Anya Taylor-Joy stars in an adaptation of Jessie Burton’s bestselling novel about a young woman married off to an illustrious merchant trader in morally conflicted 1600s Amsterdam.

When she begins receiving ominous packages from a seemingly clairvoyant maker of miniature models, the heroine is led down a path to discover the truths of her mysterious new home.

Starring Anya Taylor- Joy, Romola Garai and Alex Hassell, Paapa Essiedu, Hayley Squires, Emily Berrington.

3 episodes (originally shown as 2 episodes on BBC One in the UK)

The Miniaturist airs Sundays, September 9 – 23, 2018 at 9PM ET on PBS MASTERPIECE

For mature audiences only – contains sexual themes, sexual situations and some violence. Trailer below.

Courtesy of The Forge/Laurence Cendrowicz for BBC and MASTERPIECE


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About halfway through The Miniaturist, there’s a moment between wealthy merchant Johannes Brandt (Alex Hassell) and his wife Petronella (Anya Taylor-Joy) when he remarks that their marriage is probably not what she had imagined for herself. She replies that she was foolish to imagine anything.

When she agreed to wed, Petronella, known as Nella, was a naive eighteen year old from the provinces, giving herself to a man she knew almost nothing about. She was doing what was necessary to save her aristocratic, but bankrupt family from ruin.





In time Nella finds that her husband is not unlikeable. He has big, soulful eyes, and is spirited with a quick intelligence. It’s 1686, and the Dutch Republic is religiously zealous, and despite the arranged marriage, husband and wife are similar in nature. Both are free thinkers, unconventional and crack smiles during solemn prayer. But as soon as they are married it is clear to Nella that something is very wrong. An unnamed threat looms dangerously in her new household, and within her marriage.

The first sign that hers is not to be a traditional marriage is when she discovers that Johannes dispensed with the nuptial intimacies to depart immediately on a business trip, arranging for her to join him at his mansion in Amsterdam a few weeks later.

But when Nella arrives, Johannes is still away, leaving her in the care of his grim and overbearing sister, Marin (Romola Garai). In appearance Marin is all piety and restraint, but in truth she is the matron of a house of secrets, none greater than her own.

The household has two servants, both who know more about the complex situation Nella married into than she does. There is the housekeeper Cornelia (Hayley Squires) and Otto (Paapa Essiedu), a former slave who was freed by Johannes. So begins Nella’s virtual imprisonment in the residence where she had expected to be in charge.

After Johannes returns, he remains emotionally cool to Nella, giving evasive reasons. Nonetheless, he shows his affection by presenting her with a singular wedding gift: “a house of nine rooms, on a miniature scale that is to be displayed in a cabinet.” It’s an exquisitely crafted replica of the very house where she is now living, and she is instructed to fill it with whatever miniatures she desires.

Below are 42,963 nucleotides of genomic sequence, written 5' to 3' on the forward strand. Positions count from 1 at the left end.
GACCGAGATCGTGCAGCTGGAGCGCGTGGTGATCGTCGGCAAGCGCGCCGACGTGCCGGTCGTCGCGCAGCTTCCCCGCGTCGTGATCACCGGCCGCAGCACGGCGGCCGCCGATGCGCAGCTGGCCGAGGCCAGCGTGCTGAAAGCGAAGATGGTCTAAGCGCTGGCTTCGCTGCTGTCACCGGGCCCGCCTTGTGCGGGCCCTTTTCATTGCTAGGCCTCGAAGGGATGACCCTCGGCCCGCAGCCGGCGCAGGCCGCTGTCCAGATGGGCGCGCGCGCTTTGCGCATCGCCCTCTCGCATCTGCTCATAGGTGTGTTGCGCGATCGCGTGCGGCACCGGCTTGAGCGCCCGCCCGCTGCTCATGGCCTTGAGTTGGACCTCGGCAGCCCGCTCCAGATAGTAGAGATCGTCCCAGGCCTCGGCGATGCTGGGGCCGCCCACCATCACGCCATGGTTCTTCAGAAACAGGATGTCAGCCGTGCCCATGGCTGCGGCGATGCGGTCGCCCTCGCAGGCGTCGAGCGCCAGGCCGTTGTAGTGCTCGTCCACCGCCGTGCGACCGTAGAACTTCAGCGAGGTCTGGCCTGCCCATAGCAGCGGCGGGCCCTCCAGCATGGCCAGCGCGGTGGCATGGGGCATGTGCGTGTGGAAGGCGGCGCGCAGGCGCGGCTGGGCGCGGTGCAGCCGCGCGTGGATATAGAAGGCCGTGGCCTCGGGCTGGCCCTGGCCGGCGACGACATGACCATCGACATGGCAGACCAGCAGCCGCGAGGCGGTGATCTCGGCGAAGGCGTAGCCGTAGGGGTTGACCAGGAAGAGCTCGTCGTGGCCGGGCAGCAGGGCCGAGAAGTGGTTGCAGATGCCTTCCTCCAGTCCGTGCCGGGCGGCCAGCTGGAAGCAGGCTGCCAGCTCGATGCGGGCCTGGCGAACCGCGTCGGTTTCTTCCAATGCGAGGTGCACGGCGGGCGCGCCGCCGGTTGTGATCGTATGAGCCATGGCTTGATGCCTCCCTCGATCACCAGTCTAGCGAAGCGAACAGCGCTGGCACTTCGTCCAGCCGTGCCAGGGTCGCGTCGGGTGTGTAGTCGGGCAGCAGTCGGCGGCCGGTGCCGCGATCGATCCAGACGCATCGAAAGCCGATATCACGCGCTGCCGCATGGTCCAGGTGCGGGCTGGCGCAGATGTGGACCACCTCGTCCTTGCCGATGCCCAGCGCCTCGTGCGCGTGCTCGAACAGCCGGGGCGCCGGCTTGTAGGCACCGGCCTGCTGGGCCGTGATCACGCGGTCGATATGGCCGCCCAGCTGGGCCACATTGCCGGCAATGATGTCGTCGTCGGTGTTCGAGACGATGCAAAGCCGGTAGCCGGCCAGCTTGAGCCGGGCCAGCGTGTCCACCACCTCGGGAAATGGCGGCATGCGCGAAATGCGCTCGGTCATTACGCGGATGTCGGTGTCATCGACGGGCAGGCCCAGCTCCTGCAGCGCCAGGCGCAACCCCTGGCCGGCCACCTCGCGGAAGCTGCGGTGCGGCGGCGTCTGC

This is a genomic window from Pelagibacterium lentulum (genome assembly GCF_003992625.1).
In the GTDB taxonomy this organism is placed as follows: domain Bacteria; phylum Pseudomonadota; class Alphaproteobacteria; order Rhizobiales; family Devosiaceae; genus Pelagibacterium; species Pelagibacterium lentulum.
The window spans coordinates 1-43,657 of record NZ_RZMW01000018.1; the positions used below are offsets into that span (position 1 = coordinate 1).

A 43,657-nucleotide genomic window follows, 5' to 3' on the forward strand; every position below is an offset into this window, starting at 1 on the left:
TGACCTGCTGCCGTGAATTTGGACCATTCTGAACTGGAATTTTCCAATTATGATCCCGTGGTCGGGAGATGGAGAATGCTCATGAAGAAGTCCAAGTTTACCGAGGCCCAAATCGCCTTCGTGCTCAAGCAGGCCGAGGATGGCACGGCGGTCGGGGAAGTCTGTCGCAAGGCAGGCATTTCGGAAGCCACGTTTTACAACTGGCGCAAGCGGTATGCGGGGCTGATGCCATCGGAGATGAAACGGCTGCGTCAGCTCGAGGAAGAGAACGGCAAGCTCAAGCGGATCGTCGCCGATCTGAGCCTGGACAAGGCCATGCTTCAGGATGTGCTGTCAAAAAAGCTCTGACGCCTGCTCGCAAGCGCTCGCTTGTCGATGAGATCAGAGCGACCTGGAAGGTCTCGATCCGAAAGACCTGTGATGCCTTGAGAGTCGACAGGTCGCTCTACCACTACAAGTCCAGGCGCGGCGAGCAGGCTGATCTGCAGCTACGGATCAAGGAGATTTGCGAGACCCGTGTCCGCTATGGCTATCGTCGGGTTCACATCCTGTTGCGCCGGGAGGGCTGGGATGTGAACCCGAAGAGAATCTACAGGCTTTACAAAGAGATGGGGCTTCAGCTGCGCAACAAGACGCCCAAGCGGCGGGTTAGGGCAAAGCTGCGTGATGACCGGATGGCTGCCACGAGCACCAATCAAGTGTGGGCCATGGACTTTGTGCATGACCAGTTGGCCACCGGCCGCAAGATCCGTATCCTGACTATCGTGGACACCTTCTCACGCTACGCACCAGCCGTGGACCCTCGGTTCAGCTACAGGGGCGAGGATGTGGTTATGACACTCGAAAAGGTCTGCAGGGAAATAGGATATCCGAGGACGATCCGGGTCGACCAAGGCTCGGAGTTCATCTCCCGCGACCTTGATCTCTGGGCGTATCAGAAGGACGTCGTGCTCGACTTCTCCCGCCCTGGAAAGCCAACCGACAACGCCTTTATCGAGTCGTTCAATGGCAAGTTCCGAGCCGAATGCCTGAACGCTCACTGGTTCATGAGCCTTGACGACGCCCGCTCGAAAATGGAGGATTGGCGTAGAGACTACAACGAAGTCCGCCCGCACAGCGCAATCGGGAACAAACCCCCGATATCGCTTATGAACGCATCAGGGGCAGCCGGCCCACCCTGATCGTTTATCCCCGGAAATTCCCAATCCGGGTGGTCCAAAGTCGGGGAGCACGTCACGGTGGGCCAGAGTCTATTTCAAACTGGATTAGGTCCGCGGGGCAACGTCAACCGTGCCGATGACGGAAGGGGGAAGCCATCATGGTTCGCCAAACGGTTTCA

The miniaturist that Nella selects (Emily Berrington) communicates only by letter and when the first items are crafted, she includes a note with the parcel, reading “Every woman is the architect of her own fortune,” along with more items than Nella requested.

Courtesy of The Forge/Laurence Cendrowicz for BBC and MASTERPIECE

Without direction, the miniaturist keeps sending new creations, including dolls replicating Johannes, Marin, Cornelia, Otto, and others, with details that hint at closely held secrets.

The Miniaturist captures the paradox of extreme wealth combined with puritanical abhorrence of the pleasure that riches make possible. Amsterdam itself is full of secrets, which Nella proceeds to unlock thanks to clues from her unseen artisan. Neighbors watch neighbors to alert the militia of any moral misstep. In a community where authorities regard sugar as sinful, gingerbread men as idolatrous, and certain sexual behaviors as grounds for execution, secrecy can be a life-or-death matter.

Published to wide acclaim in 2014, The Miniaturist is Jessie Burton’s debut novel, inspired by her visits to the Rijksmuseum in Amsterdam, where an elaborate 17th-century dollhouse is on display. Like the book, the period drama exposes the deceit and hypocrisy of an opulent and sexually rigid Golden Age Amsterdam.

There are weaknesses in the new mini-series: Nella presents as overly empowered for a country girl living in the 17th century, and the nature of the primary relationships morph too readily, and without sufficient exploration. But these are relatively minor quibbles, and Nella, Johannes, and Marin reveal complex aspects of themselves that ground the story with a poignant realism. And a bonus for fans of Jane Austen’s Emma (2009): Romola Garai gives a standout performance of a character who couldn’t be farther from her role as the match matcher, even if Marin is also “a character whom no one… will much like.”

If you don’t mind the mature themes (including sexual preference) and want a gripping period drama with intrigue, this is one to watch. The Miniaturist is a gorgeously filmed, engrossing thriller with top-notch acting, rich interiors and the appearance of a Vermeer painting in motion.

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If you enjoyed this post, you’ll want to wander over to The Period Films List. You’ll especially like the Best Period Dramas: Tudor and Stuart Era List. Also be sure to see the list of BBC Period Dramas on Amazon Prime, and the period drama line-up coming to PBS MASTERPIECE this fall.